does "contemporary" here means "modern" or not?

Mr. H. D. Jencken died in 1881, and his widow was left with two sons. These children showed wonderful mediumship at a very early age, particulars of which will be found in contemporary records.

from http://gutenberg.net.au/ebooks03/0301051h.html

  • 1
    Why, of all the Conan Doyle books (Sherlock Holmes, The Lost World) do you choose his dull spiritualism text?
    – James K
    Mar 26 '20 at 21:27
  • @ @James K why do you think that he was a credulous and his spiritualistic texts are dull?
    – solesoul
    Mar 26 '20 at 22:03
  • 1. I didn't say he was credulous. 2. They are dull, in comparison to Sherlock Holmes. But whatever floats your boat.
    – James K
    Mar 26 '20 at 22:05
  • @James K maybe you do not believe in spirits or god or even a supreme being or something beyond our mortal world. maybe believing in unbelievable is hard for some psople. i do not judge you, but in my opinion his spiritualistic texts are wonderful and they are not childish stories, also i want to say that his Sherlock Holmes is wonderful too.
    – solesoul
    Mar 26 '20 at 22:13
  • @Sherlock Holmes he was a spiritualist and if you want to love his books, you must know that they wrote by a spiritualist. so, reject him or accept all aspects of him.
    – solesoul
    Mar 26 '20 at 22:17

"contemporary" has the basic meaning of "from the same time period". There are two derived senses: From the same time period as now (ie the time of writing) or from the same time period as then (ie at the time described). We have to use context to determine which sense is meant. This makes "contemporary" a difficult word to understand.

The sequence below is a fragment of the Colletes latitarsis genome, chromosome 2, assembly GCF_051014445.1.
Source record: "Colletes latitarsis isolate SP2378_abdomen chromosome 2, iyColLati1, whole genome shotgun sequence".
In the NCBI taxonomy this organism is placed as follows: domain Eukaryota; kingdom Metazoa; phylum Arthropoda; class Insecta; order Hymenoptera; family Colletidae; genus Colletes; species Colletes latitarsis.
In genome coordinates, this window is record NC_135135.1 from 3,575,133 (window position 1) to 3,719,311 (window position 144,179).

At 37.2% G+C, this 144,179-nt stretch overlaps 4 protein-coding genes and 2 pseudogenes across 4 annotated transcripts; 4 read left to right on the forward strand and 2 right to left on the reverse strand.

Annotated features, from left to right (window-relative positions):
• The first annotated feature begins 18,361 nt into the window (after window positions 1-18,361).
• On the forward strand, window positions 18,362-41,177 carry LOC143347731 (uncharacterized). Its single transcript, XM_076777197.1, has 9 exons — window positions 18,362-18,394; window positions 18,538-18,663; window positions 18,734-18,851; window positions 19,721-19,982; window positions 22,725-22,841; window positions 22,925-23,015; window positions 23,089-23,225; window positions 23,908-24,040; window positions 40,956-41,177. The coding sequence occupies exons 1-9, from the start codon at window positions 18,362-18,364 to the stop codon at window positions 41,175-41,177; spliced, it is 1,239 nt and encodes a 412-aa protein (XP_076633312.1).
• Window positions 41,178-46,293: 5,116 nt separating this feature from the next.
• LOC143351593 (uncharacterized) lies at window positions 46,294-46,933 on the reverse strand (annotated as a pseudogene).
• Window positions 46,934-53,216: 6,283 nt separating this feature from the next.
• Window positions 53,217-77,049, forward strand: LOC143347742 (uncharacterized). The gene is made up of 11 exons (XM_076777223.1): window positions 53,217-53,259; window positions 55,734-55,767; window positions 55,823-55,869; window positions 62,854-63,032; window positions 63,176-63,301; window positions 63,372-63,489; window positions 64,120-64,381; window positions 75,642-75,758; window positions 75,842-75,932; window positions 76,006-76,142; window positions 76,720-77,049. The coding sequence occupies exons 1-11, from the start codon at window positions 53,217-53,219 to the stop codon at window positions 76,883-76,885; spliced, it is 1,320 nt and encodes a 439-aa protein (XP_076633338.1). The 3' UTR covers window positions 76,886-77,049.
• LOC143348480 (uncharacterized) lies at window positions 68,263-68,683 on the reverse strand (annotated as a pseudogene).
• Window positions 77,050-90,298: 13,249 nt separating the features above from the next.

Here we are talking about "records of the children's abilities as mediums". If we think about the meaning, we realise that "from the same time period as now" would make no sense: What would be the point of records made recently as evidence of the children's ability.

On the other hand "from the same time period as then" (ie made while they were still children) makes lots of sense. This must be the sense that the author indended.


Contemporary, as dictionaries show, can have two meanings:

(1) existing or happening now

(2) belonging to the same, or a stated, period in the past

Since the piece is discussing events not long after 1881, I think it is clear that the second of these is intended.

Contemporary (Cambridge Dictionary)

You must log in to answer this question.

Not the answer you're looking for? Browse other questions tagged .